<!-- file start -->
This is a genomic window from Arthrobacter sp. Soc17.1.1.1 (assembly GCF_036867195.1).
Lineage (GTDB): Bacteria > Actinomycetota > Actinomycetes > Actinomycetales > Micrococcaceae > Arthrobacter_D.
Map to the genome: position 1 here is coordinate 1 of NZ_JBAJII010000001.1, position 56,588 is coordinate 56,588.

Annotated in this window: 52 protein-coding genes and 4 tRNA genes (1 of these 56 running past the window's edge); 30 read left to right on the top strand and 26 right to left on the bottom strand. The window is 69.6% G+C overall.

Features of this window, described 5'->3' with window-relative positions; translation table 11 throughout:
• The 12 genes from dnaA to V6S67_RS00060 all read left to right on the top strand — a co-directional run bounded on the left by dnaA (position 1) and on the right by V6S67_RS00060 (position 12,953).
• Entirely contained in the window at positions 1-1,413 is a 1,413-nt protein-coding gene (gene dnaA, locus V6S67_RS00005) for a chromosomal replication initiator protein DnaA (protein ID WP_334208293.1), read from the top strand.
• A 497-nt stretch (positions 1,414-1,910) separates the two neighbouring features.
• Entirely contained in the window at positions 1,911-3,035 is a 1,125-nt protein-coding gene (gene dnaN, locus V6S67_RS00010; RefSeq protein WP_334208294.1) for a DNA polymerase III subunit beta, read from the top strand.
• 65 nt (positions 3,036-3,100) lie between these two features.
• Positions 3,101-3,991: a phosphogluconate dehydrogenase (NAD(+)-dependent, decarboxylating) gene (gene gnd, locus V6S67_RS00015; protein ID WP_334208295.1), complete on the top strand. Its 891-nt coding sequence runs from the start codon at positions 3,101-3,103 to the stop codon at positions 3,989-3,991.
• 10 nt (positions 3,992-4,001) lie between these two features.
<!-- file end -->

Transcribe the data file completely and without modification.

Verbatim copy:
This is a genomic window from Arthrobacter sp. Soc17.1.1.1 (assembly GCF_036867195.1).
Lineage (GTDB): Bacteria > Actinomycetota > Actinomycetes > Actinomycetales > Micrococcaceae > Arthrobacter_D.
Map to the genome: position 1 here is coordinate 1 of NZ_JBAJII010000001.1, position 56,588 is coordinate 56,588.

Annotated in this window: 52 protein-coding genes and 4 tRNA genes (1 of these 56 running past the window's edge); 30 read left to right on the top strand and 26 right to left on the bottom strand. The window is 69.6% G+C overall.

Features of this window, described 5'->3' with window-relative positions; translation table 11 throughout:
• The 12 genes from dnaA to V6S67_RS00060 all read left to right on the top strand — a co-directional run bounded on the left by dnaA (position 1) and on the right by V6S67_RS00060 (position 12,953).
• Entirely contained in the window at positions 1-1,413 is a 1,413-nt protein-coding gene (gene dnaA, locus V6S67_RS00005) for a chromosomal replication initiator protein DnaA (protein ID WP_334208293.1), read from the top strand.
• A 497-nt stretch (positions 1,414-1,910) separates the two neighbouring features.
• Entirely contained in the window at positions 1,911-3,035 is a 1,125-nt protein-coding gene (gene dnaN, locus V6S67_RS00010; RefSeq protein WP_334208294.1) for a DNA polymerase III subunit beta, read from the top strand.
• 65 nt (positions 3,036-3,100) lie between these two features.
• Positions 3,101-3,991: a phosphogluconate dehydrogenase (NAD(+)-dependent, decarboxylating) gene (gene gnd, locus V6S67_RS00015; protein ID WP_334208295.1), complete on the top strand. Its 891-nt coding sequence runs from the start codon at positions 3,101-3,103 to the stop codon at positions 3,989-3,991.
• 10 nt (positions 3,992-4,001) lie between these two features.